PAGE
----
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C Aptitude Questions and Answers



Predict the output or error(s) for the following:
81. Is there any difference between the two declarations,
1.      int foo(int *arr[]) and
2.      int foo(int *arr[2])

Answer:
No

Explanation:
Functions can only pass pointers and not arrays. The numbers that are allowed inside the [] is just for more readability. So there is no difference between the two declarations.

82.  What is the subtle error in the following code segment?
void fun(int n, int arr[])
{
int *p=0;
int i=0;
while(i++
                        p = &arr[i];
*p = 0;
}

Answer & Explanation:
If the body of the loop never executes p is assigned no address. So p remains NULL where *p =0 may result in problem (may rise to runtime error “NULL pointer assignment” and terminate the program).    

83.  What is wrong with the following code? 
int *foo()
{
int *s = malloc(sizeof(int)100);
assert(s != NULL);
return s;
}

Answer & Explanation:
assert macro should be used for debugging and finding out bugs. The check s != NULL is for error/exception handling and for that assert shouldn’t be used. A plain if and the corresponding remedy statement has to be given.

84.  What is the hidden bug with the following  statement?
assert(val++ != 0);


Answer & Explanation:
Assert macro is used for debugging and removed in release version. In assert, the experssion involves side-effects. So the behavior of the code becomes different in case of debug version and the release version thus leading to a subtle bug.
Rule to Remember:
Don’t use expressions that have side-effects in assert statements. 

85.    void main()
{
int *i = 0x400;  // i points to the address 400
*i = 0;              // set the value of memory location pointed by i;
}

Answer:
Undefined behavior

Explanation:
The second statement results in undefined behavior because it points to some location whose value may not be available for modification.  This type of pointer in which the non-availability of the implementation of the referenced location is known as 'incomplete type'.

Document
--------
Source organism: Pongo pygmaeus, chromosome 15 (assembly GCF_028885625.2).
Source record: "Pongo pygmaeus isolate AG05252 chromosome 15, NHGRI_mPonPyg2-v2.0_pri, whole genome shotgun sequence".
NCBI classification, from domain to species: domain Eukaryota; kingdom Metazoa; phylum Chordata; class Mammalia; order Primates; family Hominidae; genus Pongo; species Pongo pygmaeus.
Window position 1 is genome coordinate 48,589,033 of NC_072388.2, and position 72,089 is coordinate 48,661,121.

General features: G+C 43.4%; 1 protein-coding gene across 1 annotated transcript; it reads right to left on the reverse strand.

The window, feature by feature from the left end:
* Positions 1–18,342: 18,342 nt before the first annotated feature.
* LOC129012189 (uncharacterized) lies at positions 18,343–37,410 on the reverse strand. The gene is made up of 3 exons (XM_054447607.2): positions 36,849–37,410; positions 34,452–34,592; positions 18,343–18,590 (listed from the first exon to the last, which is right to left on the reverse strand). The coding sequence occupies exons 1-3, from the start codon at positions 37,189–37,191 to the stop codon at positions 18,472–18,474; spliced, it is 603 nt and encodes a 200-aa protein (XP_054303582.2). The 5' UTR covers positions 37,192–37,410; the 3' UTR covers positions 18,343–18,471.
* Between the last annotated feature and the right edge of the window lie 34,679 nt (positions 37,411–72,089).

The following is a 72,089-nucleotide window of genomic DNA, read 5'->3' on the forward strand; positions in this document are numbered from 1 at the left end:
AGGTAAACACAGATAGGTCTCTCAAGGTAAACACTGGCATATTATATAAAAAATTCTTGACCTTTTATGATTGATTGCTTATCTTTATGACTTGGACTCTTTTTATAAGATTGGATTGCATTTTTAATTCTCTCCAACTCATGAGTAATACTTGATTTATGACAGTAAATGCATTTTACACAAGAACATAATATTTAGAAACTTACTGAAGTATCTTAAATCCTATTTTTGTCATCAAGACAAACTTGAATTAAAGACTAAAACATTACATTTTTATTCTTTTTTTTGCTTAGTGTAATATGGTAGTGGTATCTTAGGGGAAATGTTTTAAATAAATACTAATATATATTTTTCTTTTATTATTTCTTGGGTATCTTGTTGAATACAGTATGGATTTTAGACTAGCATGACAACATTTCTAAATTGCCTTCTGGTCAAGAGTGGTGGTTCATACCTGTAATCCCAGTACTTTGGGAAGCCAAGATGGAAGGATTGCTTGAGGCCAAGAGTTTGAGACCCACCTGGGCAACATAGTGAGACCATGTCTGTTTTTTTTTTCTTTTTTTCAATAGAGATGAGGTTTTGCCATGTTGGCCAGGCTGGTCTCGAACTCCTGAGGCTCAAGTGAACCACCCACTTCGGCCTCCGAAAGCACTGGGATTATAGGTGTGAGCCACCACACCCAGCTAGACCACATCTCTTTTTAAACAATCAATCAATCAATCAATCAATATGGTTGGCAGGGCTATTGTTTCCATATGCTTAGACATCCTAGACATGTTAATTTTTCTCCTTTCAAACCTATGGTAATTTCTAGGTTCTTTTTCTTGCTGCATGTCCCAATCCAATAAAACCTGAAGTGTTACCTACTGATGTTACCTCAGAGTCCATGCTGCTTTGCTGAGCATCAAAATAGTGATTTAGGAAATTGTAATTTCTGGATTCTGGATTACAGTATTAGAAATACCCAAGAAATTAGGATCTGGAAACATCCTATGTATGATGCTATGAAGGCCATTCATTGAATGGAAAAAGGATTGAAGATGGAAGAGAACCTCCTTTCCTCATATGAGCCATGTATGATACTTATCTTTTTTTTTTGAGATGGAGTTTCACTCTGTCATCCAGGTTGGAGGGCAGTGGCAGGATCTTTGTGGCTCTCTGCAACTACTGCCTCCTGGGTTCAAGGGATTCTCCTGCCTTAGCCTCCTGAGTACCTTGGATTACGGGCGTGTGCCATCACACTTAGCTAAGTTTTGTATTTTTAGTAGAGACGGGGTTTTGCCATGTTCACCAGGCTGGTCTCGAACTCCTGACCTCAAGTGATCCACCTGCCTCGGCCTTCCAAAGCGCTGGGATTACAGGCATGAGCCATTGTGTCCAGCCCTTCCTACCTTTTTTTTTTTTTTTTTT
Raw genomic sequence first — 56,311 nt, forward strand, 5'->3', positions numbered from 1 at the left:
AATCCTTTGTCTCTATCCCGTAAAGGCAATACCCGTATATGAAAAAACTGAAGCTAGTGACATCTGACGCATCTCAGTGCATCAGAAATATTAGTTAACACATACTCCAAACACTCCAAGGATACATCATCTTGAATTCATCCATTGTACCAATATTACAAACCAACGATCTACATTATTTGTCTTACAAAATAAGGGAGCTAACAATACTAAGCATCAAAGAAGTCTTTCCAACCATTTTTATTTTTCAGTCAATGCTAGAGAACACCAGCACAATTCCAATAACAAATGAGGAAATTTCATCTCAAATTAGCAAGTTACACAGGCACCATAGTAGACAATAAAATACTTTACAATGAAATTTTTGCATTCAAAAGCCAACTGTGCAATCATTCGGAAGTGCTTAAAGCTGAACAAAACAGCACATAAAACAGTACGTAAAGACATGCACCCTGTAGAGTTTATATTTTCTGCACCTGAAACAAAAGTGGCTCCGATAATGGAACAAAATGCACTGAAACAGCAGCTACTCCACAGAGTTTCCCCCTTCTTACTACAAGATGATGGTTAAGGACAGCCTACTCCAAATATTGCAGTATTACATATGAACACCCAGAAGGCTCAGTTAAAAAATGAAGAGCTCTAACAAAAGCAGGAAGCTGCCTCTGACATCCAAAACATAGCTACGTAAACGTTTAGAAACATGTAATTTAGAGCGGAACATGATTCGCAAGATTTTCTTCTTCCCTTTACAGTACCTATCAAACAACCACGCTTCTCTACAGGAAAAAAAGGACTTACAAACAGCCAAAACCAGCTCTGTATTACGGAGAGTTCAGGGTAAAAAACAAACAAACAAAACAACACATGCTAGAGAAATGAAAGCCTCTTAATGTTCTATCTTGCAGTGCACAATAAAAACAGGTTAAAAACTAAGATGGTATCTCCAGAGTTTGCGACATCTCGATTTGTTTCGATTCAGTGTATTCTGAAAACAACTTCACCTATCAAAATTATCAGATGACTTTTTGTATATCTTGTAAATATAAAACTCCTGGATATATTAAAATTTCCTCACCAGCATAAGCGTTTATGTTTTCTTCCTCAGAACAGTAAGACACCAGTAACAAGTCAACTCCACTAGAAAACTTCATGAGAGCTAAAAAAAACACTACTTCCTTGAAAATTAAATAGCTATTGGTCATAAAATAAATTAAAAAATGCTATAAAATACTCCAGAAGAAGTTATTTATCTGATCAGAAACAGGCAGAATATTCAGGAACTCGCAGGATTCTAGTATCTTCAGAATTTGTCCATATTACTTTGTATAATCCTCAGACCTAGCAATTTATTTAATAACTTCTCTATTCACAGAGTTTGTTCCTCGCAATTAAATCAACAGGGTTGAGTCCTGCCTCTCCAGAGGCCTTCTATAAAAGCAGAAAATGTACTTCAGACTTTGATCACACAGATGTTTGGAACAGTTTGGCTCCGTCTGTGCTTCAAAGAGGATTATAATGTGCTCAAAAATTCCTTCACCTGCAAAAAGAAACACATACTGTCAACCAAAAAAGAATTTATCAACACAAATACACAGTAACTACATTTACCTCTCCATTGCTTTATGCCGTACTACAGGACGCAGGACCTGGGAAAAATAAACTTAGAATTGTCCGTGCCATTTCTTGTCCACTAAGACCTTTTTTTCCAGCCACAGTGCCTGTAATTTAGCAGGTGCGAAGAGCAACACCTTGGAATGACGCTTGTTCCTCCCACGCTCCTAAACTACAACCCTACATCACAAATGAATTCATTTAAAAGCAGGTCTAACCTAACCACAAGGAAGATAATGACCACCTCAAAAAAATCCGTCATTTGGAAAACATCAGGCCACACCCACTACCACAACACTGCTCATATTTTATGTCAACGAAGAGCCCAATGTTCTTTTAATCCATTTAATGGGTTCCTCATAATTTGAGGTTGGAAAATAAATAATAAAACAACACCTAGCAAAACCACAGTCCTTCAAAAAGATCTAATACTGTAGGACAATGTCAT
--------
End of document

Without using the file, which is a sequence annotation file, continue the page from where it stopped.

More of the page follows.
86.     #define assert(cond) if(!(cond)) \
  (fprintf(stderr, "assertion failed: %s, file %s, line %d \n",#cond,\
 __FILE__,__LINE__), abort())
 
void main()
{
int i = 10;
if(i==0)           
    assert(i < 100);
else
    printf("This statement becomes else for if in assert macro");
}

Answer:
No output

Explanation:
The else part in which the printf is there becomes the else for if in the assert macro. Hence nothing is printed.
The solution is to use conditional operator instead of if statement,
#define assert(cond) ((cond)?(0): (fprintf (stderr, "assertion failed: \ %s, file %s, line %d \n",#cond, __FILE__,__LINE__), abort()))
 
Note:
However this problem of “matching with nearest else” cannot be solved by the usual method of placing the if statement inside a block like this,
#define assert(cond) { \
if(!(cond)) \
  (fprintf(stderr, "assertion failed: %s, file %s, line %d \n",#cond,\
 __FILE__,__LINE__), abort()) \
}

87.    Is the following code legal?
struct a
    {
int x;
 struct a b;
    }

Answer:
No

Explanation:
Is it not legal for a structure to contain a member that is of the same
type as in this case. Because this will cause the structure declaration to be recursive without end.

88. Is the following code legal?
struct a
    {
int x;
            struct a *b;
    }

Answer:
Yes.

Explanation:
*b is a pointer to type struct a and so is legal. The compiler knows, the size of the pointer to a structure even before the size of the structure
is determined(as you know the pointer to any type is of same size). This type of structures is known as ‘self-referencing’ structure. 

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